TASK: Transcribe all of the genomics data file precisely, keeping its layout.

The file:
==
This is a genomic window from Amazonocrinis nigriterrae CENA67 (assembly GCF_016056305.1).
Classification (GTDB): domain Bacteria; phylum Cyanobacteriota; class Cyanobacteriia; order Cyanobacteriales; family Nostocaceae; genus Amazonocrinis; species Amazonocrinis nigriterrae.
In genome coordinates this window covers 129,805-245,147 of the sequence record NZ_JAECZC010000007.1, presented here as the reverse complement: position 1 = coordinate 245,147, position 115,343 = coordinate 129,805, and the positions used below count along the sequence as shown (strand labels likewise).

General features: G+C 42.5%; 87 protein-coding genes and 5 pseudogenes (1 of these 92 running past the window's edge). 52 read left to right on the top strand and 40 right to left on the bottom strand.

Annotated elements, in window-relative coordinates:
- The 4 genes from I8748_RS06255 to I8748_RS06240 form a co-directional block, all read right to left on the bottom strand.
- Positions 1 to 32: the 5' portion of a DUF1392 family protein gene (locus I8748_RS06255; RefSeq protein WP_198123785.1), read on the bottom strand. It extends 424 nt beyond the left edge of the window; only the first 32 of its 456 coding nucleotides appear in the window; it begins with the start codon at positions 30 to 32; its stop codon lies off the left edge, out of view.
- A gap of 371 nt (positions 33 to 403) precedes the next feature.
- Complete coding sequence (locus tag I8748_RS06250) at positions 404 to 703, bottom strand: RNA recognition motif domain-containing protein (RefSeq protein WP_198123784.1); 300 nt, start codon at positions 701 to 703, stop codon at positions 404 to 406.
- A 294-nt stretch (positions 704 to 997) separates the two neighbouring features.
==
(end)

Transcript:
This is a genomic window from Amazonocrinis nigriterrae CENA67 (assembly GCF_016056305.1).
Classification (GTDB): domain Bacteria; phylum Cyanobacteriota; class Cyanobacteriia; order Cyanobacteriales; family Nostocaceae; genus Amazonocrinis; species Amazonocrinis nigriterrae.
In genome coordinates this window covers 129,805-245,147 of the sequence record NZ_JAECZC010000007.1, presented here as the reverse complement: position 1 = coordinate 245,147, position 115,343 = coordinate 129,805, and the positions used below count along the sequence as shown (strand labels likewise).

General features: G+C 42.5%; 87 protein-coding genes and 5 pseudogenes (1 of these 92 running past the window's edge). 52 read left to right on the top strand and 40 right to left on the bottom strand.

Annotated elements, in window-relative coordinates:
- The 4 genes from I8748_RS06255 to I8748_RS06240 form a co-directional block, all read right to left on the bottom strand.
- Positions 1 to 32: the 5' portion of a DUF1392 family protein gene (locus I8748_RS06255; RefSeq protein WP_198123785.1), read on the bottom strand. It extends 424 nt beyond the left edge of the window; only the first 32 of its 456 coding nucleotides appear in the window; it begins with the start codon at positions 30 to 32; its stop codon lies off the left edge, out of view.
- A gap of 371 nt (positions 33 to 403) precedes the next feature.
- Complete coding sequence (locus tag I8748_RS06250) at positions 404 to 703, bottom strand: RNA recognition motif domain-containing protein (RefSeq protein WP_198123784.1); 300 nt, start codon at positions 701 to 703, stop codon at positions 404 to 406.
- A 294-nt stretch (positions 704 to 997) separates the two neighbouring features.